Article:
Feeds

VMware adds EMC daddy's deduping backup to vSphere

Prepares for backlash of the backup vendors...

The essential guide to IT transformation

VMware is embedding EMC's Avamar deduplicating backup software into ESXi with the vSphere Data Protection product, making VMware seem more like EMC's baby than an open child.

What VMware wanted to do was provide virtual machine (VM) data protection for small and medium businesses (SMB) and enterprise departments that was an improvement on the existing vSphere Data Recovery. The company asserts it "plans to continue investment in the vSphere Storage APIs for Data Protection to enable seamless integration of third-party backup and recovery with the VMware vSphere platform." However, it is now extending its data protection to include EMC-owned deduplicating backup technology – thus shutting partners out of that part of the virtualised server market.

The vSphere Data Protection (VDP) technology is delivered as part of vSphere 5.1. VMware states it includes variable-length deduplication, supports Changed Block Tracking, and provides single-step restores "to minimise storage resource consumption, reduce backup windows and enable fast recovery".

VDP backs up at image level to a datastore that is limited to 2TB in size and is hosted in a VM. Users can restore individual files, having multiple restore points in time to mount if they need. But there is no replication facility to send the data off to another server, even an off-site one, for disaster recovery.

Bogomil Balkansky, senior veep of cloud infrastructure products at VMware, said: “Backup and recovery is a critical element of virtualisation implementations. Our selection of EMC Avamar technology enables us to deliver better backup and recovery capabilities directly from the VMware vSphere platform."

In other words, as we might view it, the existing backup and recovery capabilities were inadequate, and popular partner backup software products can revert to being mere interfaces, using the Avamar technology inside vSphere 5.1 as their backup and restore engine or, worse, they can be ignored.

Why bother buying additional backup and restore software if vSphere does it for you?

EMC blogger Chuck Hollis said: "I can't believe that the other backup vendors in this space will be especially overjoyed about this – they now have another obstacle to overcome in a highly competitive marketplace. Unfortunately, things that are easier to consume tend to get consumed more, and VDP will be exceptionally easy to consume going forward."

How does VDP differ from the external EMC Avamar product? According to EMC blogger Storagezilla:

VDP is an image level backup product capable of protecting up to 100 virtual machines per VDP instance. Avamar is capable of protecting thousands of virtual machines be that as image level or application-consistent agent (guest) level backups. VDP today isn't integrated with Data Domain via Boost, Avamar is. VDP doesn't have extended retention for long term preservation of backups on virtual or physical tape. Avamar does. VDP doesn't backup physical systems or Network Attached Storage devices using NDMP. Avamar can.

It may well be that VMware will extend VDP functionality so that it better protects an enterprise's VMs as well as SMB and departmental VMs, giving it more functionality and greater scale.

The new backup and restore functionality can be managed directly from the vSphere Web Client and uses vSphere Storage APIs for Data Protection to enable agent-less backup.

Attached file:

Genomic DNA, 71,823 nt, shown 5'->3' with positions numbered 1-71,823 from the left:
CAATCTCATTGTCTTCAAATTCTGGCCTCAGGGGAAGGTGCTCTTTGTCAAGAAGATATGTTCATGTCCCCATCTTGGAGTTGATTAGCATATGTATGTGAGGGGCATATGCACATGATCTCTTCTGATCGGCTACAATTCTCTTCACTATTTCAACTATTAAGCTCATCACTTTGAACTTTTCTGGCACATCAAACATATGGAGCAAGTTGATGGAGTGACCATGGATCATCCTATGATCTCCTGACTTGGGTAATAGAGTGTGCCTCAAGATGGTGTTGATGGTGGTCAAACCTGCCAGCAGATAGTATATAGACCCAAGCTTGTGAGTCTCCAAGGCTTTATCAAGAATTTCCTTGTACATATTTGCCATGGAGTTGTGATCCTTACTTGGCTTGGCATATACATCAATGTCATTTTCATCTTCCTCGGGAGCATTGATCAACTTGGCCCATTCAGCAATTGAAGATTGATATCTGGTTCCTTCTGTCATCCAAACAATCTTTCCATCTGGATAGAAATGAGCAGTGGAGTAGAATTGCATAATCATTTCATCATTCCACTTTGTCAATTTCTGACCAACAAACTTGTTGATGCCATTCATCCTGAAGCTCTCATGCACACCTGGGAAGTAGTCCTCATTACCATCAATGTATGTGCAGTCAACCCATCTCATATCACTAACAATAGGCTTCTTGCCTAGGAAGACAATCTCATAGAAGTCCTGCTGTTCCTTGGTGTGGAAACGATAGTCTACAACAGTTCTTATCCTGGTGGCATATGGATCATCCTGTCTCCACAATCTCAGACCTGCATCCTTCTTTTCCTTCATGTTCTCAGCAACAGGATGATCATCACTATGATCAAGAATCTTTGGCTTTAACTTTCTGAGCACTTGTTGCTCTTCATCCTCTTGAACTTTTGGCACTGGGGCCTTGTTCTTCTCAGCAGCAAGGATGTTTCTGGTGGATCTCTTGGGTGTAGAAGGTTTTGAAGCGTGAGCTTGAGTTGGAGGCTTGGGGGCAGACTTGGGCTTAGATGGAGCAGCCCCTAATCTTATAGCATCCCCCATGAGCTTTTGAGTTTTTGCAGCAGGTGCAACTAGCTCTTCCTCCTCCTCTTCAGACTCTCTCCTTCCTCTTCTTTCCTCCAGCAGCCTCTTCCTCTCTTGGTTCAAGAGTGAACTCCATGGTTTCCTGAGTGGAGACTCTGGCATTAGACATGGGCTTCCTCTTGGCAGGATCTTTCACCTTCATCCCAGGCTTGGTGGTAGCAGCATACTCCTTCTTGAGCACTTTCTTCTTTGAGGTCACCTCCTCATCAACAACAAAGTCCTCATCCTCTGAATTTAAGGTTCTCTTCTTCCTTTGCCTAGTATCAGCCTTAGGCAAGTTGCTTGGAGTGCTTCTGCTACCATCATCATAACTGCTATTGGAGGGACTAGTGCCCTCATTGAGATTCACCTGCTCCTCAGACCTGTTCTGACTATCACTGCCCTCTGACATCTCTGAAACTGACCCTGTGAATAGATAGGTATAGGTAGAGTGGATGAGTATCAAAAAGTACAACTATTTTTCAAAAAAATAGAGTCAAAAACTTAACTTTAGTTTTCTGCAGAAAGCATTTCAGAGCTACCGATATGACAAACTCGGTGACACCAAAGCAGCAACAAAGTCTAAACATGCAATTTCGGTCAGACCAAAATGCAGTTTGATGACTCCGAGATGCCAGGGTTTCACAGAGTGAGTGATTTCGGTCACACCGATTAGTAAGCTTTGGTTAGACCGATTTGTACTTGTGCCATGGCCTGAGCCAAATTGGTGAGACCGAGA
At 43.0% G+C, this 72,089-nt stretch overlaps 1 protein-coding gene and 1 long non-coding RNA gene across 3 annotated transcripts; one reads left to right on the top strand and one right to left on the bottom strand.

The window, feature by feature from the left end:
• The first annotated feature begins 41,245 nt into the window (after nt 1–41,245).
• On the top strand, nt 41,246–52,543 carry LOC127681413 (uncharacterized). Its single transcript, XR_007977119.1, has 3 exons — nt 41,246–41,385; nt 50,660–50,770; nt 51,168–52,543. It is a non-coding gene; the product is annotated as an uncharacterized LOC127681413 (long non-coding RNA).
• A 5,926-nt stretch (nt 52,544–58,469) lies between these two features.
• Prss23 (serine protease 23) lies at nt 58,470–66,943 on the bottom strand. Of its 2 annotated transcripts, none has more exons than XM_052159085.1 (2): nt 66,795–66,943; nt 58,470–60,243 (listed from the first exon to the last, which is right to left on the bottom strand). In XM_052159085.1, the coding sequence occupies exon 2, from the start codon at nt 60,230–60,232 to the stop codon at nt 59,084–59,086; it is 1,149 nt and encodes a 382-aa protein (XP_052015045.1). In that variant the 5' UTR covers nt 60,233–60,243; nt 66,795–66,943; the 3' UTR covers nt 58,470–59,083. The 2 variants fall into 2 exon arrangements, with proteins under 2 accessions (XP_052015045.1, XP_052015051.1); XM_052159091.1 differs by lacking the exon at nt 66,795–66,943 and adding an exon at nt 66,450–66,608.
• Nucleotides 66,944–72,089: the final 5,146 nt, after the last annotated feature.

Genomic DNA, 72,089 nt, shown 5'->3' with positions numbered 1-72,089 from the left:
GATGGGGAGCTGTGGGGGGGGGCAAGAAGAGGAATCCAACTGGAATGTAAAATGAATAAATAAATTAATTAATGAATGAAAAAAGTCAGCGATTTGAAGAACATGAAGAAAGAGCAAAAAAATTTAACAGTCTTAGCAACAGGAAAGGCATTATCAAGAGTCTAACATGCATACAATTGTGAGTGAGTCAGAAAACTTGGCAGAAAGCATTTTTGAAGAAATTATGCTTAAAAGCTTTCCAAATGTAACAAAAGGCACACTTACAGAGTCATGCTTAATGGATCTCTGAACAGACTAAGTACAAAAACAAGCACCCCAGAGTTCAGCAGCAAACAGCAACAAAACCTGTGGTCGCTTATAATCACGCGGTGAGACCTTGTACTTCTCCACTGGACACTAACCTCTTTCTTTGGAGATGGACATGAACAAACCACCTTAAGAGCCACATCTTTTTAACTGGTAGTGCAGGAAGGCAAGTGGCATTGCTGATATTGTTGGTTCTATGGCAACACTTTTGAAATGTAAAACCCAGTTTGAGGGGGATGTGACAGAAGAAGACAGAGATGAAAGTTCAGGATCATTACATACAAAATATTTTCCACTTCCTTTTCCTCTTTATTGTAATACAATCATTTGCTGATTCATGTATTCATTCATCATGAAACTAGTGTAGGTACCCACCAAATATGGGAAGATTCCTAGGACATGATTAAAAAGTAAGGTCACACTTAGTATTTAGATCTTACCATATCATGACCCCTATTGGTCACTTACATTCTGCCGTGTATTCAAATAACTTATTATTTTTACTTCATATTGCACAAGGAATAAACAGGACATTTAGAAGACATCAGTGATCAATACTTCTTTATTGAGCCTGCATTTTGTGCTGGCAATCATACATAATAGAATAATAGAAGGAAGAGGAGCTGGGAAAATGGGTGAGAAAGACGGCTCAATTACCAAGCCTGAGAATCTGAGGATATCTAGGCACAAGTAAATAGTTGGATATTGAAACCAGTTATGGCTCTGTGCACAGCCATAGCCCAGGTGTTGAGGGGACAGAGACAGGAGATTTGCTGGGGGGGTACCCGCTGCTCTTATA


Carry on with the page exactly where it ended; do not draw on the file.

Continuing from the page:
More and more basic data centre and server system software functionality is getting embedded in VMware as it uses commodity server engines to execute software functionality in vSphere – the same function previously performed by system software and server middleware produced by third parties. It's a constant encroachment on third-party server middleware and system SW that cuts out their core functionality and turns their technology into agents doing vSphere's bidding, or castrated products that merely interface with vSphere.

They'll have to hope that other hypervisor vendors, like Red Hat and Microsoft, have a more partner-friendly view as they fight the EMC-VMware behemoth being built before our eyes. ®

Boost IT visibility and business value

More from The Register

next story
Pay to play: The hidden cost of software defined everything
Enter credit card details if you want that system you bought to actually be useful
HP busts out new ProLiant Gen9 servers
Think those are cool? Wait till you get a load of our racks
Shoot-em-up: Sony Online Entertainment hit by 'large scale DDoS attack'
Games disrupted as firm struggles to control network
Silicon Valley jolted by magnitude 6.1 quake – its biggest in 25 years
Did the earth move for you at VMworld – oh, OK. It just did. A lot
VMware's high-wire balancing act: EVO might drag us ALL down
Get it right, EMC, or there'll be STORAGE CIVIL WAR. Mark my words
Forrester says it's time to give up on physical storage arrays
The physical/virtual storage tipping point may just have arrived
prev story

Whitepapers

Top 10 endpoint backup mistakes
Avoid the ten endpoint backup mistakes to ensure that your critical corporate data is protected and end user productivity is improved.
Implementing global e-invoicing with guaranteed legal certainty
Explaining the role local tax compliance plays in successful supply chain management and e-business and how leading global brands are addressing this.
Backing up distributed data
Eliminating the redundant use of bandwidth and storage capacity and application consolidation in the modern data center.
The essential guide to IT transformation
ServiceNow discusses three IT transformations that can help CIOs automate IT services to transform IT and the enterprise
Next gen security for virtualised datacentres
Legacy security solutions are inefficient due to the architectural differences between physical and virtual environments.